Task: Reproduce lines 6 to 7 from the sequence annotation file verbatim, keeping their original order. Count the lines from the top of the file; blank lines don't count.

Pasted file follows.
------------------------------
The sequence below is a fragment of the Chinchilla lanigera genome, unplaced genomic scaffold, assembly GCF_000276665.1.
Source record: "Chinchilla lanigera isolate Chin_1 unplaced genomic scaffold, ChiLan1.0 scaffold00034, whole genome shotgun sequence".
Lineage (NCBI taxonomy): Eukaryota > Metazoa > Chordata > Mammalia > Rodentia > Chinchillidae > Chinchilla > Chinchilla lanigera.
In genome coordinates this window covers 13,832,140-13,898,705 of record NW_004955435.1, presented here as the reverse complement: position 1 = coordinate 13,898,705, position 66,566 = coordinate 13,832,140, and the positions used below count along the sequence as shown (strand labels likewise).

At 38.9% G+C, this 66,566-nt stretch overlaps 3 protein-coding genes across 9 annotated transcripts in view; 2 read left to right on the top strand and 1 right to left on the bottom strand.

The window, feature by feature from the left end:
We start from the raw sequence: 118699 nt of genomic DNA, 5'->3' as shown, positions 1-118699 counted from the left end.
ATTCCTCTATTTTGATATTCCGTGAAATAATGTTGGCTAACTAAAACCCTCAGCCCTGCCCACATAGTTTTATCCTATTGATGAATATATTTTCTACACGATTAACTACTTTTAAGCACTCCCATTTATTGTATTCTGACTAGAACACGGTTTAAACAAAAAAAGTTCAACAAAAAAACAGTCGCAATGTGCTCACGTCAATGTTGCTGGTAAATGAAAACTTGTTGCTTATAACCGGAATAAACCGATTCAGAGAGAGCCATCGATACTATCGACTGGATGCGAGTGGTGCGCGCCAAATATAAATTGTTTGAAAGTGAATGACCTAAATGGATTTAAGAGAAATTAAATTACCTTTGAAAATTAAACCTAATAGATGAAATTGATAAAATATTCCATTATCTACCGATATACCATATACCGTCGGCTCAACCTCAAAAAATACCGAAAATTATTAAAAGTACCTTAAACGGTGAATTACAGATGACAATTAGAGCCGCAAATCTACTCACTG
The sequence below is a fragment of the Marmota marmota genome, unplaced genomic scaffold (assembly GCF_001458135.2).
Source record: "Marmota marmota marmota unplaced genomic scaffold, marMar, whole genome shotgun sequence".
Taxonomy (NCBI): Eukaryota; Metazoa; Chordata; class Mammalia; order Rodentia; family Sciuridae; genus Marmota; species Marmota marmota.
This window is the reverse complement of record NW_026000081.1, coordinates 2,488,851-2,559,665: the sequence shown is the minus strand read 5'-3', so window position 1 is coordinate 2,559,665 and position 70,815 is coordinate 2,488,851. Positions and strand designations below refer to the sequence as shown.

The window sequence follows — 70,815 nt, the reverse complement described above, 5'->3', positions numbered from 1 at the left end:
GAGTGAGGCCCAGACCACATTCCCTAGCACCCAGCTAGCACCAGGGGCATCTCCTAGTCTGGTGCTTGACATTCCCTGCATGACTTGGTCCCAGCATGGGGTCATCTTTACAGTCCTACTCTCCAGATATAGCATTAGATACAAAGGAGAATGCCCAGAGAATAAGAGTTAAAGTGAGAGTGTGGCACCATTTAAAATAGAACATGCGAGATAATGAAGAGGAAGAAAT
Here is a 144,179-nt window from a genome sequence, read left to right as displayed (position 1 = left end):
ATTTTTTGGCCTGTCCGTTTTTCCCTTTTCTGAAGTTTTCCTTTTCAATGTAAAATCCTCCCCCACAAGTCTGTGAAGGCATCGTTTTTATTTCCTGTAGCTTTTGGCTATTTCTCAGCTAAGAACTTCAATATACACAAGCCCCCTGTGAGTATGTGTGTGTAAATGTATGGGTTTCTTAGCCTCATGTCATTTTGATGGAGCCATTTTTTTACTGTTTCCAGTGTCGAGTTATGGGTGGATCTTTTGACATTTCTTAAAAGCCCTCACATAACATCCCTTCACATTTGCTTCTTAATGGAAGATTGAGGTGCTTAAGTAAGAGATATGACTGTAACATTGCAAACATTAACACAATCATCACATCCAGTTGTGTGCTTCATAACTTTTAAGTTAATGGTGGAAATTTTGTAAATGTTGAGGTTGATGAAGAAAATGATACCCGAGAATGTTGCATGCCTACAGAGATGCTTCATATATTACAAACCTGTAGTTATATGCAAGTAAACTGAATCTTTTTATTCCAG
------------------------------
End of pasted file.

The window, feature by feature from the left end:
We start from the raw sequence: 118699 nt of genomic DNA, 5'->3' as shown, positions 1-118699 counted from the left end.